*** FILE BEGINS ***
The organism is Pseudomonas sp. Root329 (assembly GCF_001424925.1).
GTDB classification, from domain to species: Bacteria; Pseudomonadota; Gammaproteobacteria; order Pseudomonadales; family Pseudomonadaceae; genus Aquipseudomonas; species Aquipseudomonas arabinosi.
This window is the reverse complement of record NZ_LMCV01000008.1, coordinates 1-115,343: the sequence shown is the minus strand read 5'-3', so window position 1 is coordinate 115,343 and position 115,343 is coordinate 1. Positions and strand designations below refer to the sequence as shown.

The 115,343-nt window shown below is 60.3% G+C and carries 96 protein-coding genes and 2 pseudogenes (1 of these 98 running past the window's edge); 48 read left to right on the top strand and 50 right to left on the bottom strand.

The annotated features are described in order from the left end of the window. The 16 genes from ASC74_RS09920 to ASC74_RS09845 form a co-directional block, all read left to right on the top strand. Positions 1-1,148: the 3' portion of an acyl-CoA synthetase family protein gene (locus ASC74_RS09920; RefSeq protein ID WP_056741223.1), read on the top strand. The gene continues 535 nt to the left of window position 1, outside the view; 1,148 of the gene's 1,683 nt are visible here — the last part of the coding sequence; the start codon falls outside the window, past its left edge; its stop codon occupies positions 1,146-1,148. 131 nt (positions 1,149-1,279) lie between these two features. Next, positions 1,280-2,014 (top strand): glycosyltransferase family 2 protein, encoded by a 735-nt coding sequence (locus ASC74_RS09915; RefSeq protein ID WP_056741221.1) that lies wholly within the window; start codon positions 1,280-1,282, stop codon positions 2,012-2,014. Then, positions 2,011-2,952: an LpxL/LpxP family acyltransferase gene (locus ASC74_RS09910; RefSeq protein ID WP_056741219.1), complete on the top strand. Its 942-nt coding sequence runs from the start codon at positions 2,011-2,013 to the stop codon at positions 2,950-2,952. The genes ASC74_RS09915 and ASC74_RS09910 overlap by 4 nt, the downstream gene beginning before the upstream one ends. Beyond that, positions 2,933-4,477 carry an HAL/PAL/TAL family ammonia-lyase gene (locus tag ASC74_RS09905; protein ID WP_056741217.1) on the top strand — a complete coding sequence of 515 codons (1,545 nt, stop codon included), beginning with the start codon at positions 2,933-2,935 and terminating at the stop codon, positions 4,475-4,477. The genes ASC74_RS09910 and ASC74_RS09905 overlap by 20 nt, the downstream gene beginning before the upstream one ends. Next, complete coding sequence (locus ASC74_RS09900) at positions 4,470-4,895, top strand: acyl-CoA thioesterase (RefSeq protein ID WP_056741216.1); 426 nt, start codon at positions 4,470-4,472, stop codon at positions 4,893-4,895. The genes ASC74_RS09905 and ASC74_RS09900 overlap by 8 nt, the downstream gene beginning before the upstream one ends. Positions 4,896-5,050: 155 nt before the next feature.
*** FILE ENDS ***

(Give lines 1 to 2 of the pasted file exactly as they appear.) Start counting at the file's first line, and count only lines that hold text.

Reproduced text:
The organism is Pseudomonas sp. Root329 (assembly GCF_001424925.1).
GTDB classification, from domain to species: Bacteria; Pseudomonadota; Gammaproteobacteria; order Pseudomonadales; family Pseudomonadaceae; genus Aquipseudomonas; species Aquipseudomonas arabinosi.